Researchers aimed to enhance a SoftHand-based robot by adding TacTip sensors to the fingertips to attain human-like dexterity and manipulation abilities.
The ability for robots to work alongside humans on manual tasks has become increasingly important. One crucial aspect of this collaboration is the robot’s capability to grasp and manipulate various objects without causing any damage or dropping them.
Researchers at the Bristol Robotics Laboratory’s Dexterous Robotics group, Pisa University and Indian Institute of Technology have developed a tactile-based system that could enable robots to handle a diverse range of objects with greater efficiency and gentleness. The SoftHand, a robot hand designed by researchers at Pisa University and Indian Institute of Technology with a human-like structure, has been integrated with the BRL TacTip tactile sensor, as both biomimetic technologies complement each other. SoftHand, a prosthetic tool, mimics human hands’ form and function, enabling similar grasping with postural synergy. Researchers integrated TacTip sensors to extract information from 3D-printed tactile skin onto SoftHand fingertips for their study.
Integrating sensors to SoftHand-based Robots
The aim was to enhance the SoftHand-based system introduced earlier by integrating TacTip sensors on its fingertips and using an advanced control framework to achieve gentle, force-sensitive, and human-like grasping. The newly developed controller measures soft tactile skin deformation on SoftHand fingertips to adjust grasping force via feedback signals. Unlike traditional grasp control methods like motor current, adjusting SoftHand’s grasping force via feedback signals is more accurate due to its soft structure. The controller utilizes feedback from 5 high-resolution optical tactile sensors, which capture a large amount of tactile information by monitoring changes in the tactile skin using a camera. With a 1080p resolution, there are over 2 million tactile nodes.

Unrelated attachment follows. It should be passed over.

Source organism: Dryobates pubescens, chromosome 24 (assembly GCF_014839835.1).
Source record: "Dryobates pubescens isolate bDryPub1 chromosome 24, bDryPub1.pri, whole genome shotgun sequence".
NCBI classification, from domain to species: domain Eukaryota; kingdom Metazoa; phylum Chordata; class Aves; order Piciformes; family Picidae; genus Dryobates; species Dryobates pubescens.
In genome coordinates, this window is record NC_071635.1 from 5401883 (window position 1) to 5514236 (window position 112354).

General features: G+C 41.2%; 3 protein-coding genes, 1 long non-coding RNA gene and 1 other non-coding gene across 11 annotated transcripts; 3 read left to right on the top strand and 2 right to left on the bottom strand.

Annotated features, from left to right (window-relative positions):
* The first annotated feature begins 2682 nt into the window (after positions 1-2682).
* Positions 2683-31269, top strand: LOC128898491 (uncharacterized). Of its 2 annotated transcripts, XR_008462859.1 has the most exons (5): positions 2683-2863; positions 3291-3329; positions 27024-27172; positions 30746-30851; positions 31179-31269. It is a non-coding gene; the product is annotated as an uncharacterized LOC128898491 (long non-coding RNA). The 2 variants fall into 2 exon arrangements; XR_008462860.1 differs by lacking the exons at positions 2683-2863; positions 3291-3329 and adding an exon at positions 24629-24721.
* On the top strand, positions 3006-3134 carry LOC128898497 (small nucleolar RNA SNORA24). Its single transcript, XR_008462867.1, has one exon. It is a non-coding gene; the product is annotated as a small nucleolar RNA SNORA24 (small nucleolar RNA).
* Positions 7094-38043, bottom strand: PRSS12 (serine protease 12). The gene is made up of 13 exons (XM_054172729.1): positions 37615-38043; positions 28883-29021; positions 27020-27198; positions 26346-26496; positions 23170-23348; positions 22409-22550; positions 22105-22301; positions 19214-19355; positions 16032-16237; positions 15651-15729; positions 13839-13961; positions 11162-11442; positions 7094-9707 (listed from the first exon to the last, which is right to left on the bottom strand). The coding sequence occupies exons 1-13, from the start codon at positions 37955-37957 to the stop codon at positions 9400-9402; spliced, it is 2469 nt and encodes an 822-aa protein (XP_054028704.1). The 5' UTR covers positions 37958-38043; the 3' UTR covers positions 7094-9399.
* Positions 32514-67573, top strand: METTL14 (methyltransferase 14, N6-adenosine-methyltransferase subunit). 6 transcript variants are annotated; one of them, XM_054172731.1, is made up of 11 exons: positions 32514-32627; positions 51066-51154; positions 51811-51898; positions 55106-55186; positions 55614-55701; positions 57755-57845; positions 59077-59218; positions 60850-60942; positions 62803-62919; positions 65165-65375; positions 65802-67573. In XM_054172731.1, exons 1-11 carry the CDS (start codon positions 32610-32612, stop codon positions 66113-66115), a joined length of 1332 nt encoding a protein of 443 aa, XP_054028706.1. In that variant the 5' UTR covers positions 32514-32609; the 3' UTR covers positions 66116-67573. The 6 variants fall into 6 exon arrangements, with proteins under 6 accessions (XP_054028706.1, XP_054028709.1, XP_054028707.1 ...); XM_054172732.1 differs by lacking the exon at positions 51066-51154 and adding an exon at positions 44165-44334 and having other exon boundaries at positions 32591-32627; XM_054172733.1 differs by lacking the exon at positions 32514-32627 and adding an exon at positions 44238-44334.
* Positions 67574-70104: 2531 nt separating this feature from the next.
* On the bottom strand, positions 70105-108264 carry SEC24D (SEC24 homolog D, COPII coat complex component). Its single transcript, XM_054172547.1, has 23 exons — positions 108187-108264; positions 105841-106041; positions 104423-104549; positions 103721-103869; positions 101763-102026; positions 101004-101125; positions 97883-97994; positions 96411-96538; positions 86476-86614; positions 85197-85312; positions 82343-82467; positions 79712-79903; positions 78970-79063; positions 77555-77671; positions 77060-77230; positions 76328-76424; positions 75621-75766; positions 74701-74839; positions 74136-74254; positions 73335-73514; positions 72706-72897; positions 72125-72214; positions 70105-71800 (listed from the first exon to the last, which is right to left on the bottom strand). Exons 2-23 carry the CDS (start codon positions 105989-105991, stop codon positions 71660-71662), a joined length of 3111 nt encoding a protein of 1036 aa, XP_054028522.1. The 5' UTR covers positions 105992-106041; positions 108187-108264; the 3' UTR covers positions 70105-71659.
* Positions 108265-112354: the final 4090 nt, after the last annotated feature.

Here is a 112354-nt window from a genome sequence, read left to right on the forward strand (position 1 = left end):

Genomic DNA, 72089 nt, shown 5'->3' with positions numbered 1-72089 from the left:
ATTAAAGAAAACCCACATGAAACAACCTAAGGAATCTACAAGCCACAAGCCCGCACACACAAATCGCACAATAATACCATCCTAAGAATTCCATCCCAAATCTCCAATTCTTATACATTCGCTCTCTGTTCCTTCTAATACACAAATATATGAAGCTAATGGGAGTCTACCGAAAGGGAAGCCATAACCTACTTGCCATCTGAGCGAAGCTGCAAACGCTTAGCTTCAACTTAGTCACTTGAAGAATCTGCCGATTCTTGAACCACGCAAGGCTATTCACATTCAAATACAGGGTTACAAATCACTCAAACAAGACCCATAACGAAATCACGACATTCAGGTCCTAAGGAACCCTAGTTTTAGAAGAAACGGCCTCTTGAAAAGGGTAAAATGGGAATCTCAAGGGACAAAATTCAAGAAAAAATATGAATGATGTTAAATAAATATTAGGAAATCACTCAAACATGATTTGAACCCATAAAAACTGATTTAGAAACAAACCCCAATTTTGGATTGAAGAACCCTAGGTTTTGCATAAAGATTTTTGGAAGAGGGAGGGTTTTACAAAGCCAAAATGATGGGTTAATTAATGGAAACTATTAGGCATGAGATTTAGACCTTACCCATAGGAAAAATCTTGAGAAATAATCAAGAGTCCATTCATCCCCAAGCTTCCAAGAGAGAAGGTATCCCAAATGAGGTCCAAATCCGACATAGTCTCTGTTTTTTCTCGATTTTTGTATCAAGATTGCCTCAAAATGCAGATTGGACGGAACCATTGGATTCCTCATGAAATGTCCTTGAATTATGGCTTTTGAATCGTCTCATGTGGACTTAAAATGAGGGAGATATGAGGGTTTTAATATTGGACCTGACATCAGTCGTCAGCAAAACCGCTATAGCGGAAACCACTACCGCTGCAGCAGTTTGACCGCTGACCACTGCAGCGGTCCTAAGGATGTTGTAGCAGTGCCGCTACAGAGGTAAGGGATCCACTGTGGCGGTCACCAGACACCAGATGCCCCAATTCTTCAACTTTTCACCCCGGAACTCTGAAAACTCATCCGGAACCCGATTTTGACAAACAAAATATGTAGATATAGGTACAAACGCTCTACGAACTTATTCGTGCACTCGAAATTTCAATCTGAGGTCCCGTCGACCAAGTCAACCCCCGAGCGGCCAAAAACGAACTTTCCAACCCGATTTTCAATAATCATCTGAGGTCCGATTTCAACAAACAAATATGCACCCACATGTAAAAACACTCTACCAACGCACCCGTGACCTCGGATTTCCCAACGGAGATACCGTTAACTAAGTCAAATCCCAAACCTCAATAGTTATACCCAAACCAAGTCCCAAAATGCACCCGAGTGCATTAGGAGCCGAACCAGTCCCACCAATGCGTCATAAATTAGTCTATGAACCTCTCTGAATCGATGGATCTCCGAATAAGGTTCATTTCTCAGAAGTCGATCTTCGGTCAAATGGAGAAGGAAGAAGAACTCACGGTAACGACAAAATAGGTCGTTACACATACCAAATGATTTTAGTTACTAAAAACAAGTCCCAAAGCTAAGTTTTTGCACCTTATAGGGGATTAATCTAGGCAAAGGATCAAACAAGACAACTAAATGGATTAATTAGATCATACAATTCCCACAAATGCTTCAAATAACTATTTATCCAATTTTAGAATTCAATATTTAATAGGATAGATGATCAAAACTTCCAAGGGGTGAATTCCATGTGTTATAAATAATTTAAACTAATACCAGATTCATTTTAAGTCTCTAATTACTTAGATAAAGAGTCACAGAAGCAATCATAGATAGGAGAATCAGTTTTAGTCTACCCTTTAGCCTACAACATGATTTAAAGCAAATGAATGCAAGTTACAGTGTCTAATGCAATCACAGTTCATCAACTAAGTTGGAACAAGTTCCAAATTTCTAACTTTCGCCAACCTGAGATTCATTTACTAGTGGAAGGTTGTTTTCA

Human-like performance of Robots
To alleviate the computational load, a parallel-processing hardware “brain” was developed to collect images from multiple sensors concurrently. This enhanced their grasp controller’s reaction times, resulting in human-like performances. The results demonstrated that stable, gentle grasping could be achieved for various objects without complex tuning by consolidating complex tactile information from multiple fingertips into a simple feedback signal close to human touch. Adding multiple sensors improved the SoftHand-based robot’s tactile and sensing abilities. The team combined it with their parallel-processing hardware and controller to improve grasping performance without delays.
Researchers believe that a new tactile-driven robotic system has the potential to be integrated into humanoid robots in the future, enabling them to handle delicate or deformable objects while working with humans on various tasks. The system could handle a broader range of grasping and manipulation tasks with further development.
Reference : Christopher J. Ford et al, Tactile-Driven Gentle Grasping for Human-Robot Collaborative Tasks, arXiv (2023). DOI: 10.48550/arxiv.2303.09346